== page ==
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HASBRO Tooth Brush is music to your mouth - DO You Believe In Magic?

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  Published: Feb. 27, 2005 New York Daily News

The toymaker Hasbro is bringing good vibrations into the bathroom - with a singing toothbrush.

The battery-operated gizmo is equipped with a teeny microchip that plays a song from the likes of Hilary Duff as soon as brushing begins.

It's not like the musical toothbrushes of yesteryear that piped tunes out of a chunky handle.

The new Tooth Tunes brush transmits sound waves through the bristles into the tooth and jawbone, directly to the inner ear.

"If you thought you had a song stuck in your head before, now you really will," Hasbro president Brian Goldner told the Daily News.

If you turn on the toothbrush outside the mouth, all you hear is a faint hum. But once it's pressed against the tooth, it's supposed to sound almost like a radio.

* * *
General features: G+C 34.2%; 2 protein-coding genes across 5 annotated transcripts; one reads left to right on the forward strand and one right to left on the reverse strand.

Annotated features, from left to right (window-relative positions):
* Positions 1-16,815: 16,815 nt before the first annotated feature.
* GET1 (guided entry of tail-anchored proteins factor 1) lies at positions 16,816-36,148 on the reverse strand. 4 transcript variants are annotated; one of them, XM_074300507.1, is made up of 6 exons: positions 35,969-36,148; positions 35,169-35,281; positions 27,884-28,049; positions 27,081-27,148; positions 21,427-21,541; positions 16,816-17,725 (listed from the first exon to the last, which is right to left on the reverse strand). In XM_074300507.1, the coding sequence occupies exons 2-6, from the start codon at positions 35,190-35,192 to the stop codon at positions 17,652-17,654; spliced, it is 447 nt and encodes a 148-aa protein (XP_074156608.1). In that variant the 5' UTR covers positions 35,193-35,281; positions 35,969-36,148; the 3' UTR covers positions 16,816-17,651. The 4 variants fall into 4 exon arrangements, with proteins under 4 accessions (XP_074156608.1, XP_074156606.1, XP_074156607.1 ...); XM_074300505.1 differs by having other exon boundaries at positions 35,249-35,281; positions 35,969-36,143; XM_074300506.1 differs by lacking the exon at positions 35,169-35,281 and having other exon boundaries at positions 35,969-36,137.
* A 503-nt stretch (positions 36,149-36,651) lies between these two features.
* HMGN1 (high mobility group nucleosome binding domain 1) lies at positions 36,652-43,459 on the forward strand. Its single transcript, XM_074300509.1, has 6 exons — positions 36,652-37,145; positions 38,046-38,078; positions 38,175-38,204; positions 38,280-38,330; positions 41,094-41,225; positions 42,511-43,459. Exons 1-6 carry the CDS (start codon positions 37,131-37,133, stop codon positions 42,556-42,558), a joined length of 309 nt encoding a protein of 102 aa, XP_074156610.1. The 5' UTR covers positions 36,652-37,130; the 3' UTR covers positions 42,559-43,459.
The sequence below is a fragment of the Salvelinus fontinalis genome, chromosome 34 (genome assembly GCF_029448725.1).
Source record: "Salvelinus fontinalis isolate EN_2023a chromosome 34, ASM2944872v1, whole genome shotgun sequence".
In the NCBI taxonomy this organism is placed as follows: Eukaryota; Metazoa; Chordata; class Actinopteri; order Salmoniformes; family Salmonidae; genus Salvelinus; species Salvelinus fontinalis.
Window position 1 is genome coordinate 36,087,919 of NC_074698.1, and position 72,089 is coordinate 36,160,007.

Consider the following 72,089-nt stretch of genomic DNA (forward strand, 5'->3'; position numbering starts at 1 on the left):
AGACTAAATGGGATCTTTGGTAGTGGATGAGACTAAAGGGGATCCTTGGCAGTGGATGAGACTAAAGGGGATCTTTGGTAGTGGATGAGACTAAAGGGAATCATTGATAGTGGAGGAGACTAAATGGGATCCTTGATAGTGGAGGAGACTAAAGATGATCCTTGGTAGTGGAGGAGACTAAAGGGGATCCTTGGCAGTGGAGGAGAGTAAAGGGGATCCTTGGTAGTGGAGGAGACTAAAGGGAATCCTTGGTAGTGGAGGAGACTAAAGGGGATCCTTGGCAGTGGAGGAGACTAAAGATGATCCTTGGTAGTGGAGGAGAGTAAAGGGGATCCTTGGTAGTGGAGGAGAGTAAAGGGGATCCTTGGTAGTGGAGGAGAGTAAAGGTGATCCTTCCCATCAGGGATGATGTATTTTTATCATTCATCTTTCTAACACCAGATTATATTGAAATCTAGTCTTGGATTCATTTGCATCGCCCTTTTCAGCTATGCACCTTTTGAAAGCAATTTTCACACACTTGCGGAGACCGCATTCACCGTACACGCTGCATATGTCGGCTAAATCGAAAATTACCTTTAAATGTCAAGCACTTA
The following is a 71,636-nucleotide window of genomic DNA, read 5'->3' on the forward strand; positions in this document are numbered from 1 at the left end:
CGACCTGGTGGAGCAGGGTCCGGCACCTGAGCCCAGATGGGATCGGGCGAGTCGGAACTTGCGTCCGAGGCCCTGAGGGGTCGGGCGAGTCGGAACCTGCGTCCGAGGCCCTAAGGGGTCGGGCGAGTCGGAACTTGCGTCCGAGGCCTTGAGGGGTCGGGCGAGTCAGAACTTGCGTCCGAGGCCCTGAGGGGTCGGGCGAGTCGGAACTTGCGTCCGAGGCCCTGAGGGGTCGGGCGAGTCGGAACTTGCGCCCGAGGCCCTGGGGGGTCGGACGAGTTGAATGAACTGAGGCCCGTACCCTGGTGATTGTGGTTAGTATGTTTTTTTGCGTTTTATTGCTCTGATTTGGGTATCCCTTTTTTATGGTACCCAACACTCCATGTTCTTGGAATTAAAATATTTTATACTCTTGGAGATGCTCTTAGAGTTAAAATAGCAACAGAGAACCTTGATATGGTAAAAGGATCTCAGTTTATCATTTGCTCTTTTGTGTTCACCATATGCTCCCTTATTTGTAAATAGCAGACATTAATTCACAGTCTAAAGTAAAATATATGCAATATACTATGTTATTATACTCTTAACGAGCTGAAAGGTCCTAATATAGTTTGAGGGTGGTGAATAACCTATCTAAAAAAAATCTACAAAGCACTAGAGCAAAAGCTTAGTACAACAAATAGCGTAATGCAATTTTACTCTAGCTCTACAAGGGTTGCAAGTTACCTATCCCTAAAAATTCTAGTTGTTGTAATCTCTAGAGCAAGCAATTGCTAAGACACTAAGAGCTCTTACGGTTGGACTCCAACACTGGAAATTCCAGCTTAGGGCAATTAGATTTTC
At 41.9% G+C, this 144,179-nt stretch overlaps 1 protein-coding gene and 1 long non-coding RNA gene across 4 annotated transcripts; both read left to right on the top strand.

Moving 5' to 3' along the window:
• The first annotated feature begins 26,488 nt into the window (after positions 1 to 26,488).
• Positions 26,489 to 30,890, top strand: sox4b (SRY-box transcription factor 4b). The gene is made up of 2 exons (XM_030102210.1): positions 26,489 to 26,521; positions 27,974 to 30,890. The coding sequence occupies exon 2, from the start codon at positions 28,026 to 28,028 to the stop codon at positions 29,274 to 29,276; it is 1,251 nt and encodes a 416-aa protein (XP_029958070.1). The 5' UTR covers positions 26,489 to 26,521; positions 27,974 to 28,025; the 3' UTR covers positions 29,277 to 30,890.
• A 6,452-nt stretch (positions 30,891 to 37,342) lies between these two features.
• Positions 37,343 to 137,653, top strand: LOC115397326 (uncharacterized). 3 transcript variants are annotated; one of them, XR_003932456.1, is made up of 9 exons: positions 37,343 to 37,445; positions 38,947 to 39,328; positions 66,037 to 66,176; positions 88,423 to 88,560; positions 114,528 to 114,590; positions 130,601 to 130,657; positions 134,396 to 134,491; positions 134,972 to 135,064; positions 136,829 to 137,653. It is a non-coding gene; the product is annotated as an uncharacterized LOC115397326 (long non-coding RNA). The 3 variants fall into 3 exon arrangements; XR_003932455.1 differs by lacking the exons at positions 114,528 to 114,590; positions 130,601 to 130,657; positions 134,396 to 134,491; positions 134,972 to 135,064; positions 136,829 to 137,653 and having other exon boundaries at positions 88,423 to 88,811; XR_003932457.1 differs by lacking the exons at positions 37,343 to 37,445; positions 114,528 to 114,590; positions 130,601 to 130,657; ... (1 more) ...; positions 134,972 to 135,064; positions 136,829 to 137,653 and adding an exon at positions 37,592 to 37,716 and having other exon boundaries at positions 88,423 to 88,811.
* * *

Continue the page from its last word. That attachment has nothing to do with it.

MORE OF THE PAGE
It sounds freaky, but the company said children won't be wigged out by the sensation. "It's just kinda fun," Goldner said.

Each song will play for two minutes, exactly the length of time that dentists recommend people spend brushing their teeth.

"That's a great idea," said Brooklyn Heights dentist Dr. Philip Klein. "Two minutes to a child is an absolute eternity. So anything that motivates a child to keep brushing is a good thing. And I think a lot of adults would like them."

There will only be one song in each brush, which will retail for under $10 when it hits store shelves this September.

The company has snapped up the rights to a remake of "Do You Believe in Magic?" by Disney duo Alyson and AJ, and is also looking to sign deals with Duff, Will Smith and other pop stars.

The technology behind Tooth Tunes is not new.

Hasbro patented the so-called dental mandibular sound transducer six years ago and has been trying to find some way to make money off it ever since.

Five years ago, it launched the Sound Bites lollipop, which played a song when sucked, but it never took off, possibly because of the $10 price tag.

The toothbrush, which is Hasbro's first entry into the lucrative dental- care market, is a safer bet.

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